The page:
A newly decoded bacterial genome brings scientists one step closer to unlocking the secret behind the production of methylmercury, the chemical notorious for contaminating tuna and other seafood.
Most mercury pollution comes from the burning of fossil fuels. Once in the atmosphere, it seeps into the rain and gradually trickles down to the sea. Certain bacteria that thrive in sediments and soils then transform it into methylmercury, a much more dangerous neurotoxin which latches onto proteins and works its way up the food chain. Though industries and regulators have made concerted efforts to curtail mercury’s release, its effects still linger in ecosystems across the globe.
Not many bacteria are capable of making methylmercury, and the exact workings of the process remain shrouded in mystery.
“We know a little about the bacteria that produce methylmercury, but we don’t know the mechanism by which they produce it,” says Cynthia Gilmour, a co-author of the paper and senior scientist at the Smithsonian Environmental Research Center in Edgewater, Md.
Scientists still don’t know which genes and proteins allow certain bacteria to make the transformation, says lead author Steven Brown of Oak Ridge National Laboratory in Tennessee. With this genome complete, Gilmour says they can contrast it with the DNA of bacteria that don’t produce methylmercury to see which genes are different.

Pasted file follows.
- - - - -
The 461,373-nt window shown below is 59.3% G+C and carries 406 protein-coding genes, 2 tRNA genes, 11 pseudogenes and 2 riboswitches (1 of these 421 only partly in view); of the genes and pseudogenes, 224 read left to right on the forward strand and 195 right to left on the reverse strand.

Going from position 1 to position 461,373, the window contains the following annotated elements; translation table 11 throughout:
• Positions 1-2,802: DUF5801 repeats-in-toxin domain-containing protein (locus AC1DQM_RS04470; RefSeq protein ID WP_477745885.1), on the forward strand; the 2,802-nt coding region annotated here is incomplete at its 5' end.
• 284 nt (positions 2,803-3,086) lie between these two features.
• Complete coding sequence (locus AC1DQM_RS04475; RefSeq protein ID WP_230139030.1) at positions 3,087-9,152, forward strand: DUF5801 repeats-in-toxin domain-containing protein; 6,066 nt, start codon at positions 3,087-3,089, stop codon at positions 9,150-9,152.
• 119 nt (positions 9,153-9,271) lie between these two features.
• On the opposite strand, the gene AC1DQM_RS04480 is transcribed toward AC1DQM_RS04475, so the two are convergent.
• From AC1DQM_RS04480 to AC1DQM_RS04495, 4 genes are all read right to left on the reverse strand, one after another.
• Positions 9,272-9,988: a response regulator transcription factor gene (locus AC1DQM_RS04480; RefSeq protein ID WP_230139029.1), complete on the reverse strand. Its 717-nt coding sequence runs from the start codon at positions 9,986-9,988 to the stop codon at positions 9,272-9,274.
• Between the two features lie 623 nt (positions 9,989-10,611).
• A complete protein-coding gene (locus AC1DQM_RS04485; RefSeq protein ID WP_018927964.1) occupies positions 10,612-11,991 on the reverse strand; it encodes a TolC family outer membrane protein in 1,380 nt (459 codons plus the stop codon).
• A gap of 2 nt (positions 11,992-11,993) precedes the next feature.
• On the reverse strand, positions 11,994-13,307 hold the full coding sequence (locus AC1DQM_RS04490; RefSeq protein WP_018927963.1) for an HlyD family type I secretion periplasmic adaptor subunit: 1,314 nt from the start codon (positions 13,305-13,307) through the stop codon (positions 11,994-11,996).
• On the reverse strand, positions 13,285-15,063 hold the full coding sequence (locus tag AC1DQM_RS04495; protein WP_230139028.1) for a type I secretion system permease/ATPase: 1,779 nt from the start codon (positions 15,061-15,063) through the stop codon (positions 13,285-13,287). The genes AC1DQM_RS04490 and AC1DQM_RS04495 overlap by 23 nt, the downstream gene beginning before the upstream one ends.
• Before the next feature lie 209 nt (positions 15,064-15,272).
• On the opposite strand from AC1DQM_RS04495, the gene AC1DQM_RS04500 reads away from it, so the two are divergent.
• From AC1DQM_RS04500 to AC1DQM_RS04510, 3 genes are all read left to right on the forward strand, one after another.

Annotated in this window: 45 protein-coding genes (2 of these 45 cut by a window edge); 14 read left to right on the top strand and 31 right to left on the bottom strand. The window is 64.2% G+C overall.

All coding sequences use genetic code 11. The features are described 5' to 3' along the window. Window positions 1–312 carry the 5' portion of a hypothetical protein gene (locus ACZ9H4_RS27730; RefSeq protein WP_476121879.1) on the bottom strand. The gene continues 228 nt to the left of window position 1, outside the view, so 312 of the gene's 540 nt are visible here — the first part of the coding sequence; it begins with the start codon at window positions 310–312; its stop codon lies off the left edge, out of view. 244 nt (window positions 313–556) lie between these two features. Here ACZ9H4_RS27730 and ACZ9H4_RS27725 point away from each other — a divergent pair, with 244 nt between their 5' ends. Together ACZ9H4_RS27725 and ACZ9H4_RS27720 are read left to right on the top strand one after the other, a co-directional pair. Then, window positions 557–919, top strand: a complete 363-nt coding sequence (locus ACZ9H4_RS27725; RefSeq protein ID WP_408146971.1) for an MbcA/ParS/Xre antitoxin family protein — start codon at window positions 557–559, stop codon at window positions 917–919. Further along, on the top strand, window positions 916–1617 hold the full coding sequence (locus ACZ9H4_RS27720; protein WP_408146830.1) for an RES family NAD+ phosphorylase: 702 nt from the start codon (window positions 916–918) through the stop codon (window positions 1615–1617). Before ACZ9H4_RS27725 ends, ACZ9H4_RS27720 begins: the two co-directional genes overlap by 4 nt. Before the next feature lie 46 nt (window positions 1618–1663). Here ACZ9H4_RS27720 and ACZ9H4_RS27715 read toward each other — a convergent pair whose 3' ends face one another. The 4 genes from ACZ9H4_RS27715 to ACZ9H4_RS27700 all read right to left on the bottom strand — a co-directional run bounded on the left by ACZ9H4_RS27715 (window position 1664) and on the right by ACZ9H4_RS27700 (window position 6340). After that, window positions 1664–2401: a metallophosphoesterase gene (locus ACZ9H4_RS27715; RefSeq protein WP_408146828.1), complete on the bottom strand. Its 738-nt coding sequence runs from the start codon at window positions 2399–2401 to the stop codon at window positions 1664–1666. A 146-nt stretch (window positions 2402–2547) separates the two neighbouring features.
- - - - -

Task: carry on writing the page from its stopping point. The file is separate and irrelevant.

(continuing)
Gilmour isolated this particular strain of bacterium 25 years ago in the sediments of the Chesapeake Bay. Officially known as Desulfovibrio desulfuricans strain ND132, it flourishes in sediments with no oxygen, often found in marshes, streams and wetlands. Microorganisms like this breathe sulfate rather than oxygen and produce most of the methylmercury in the world. The genome sequence was published this month in the Journal of Bacteriology.
“This is the very first genome that we have for a bacterium that makes methylmercury,” Gilmour says. Scientists hope by understanding the basic science behind methylmercury’s production, they can find ways to reduce its harmful effects on the environment and human health.
The genome was sequenced at the Department of Energy’s Joint Genome Institute in Walnut Creek, California, and completed at Oak Ridge National Laboratory. Scientists from the University of Missouri also contributed to the work.
-by Kristen Minogue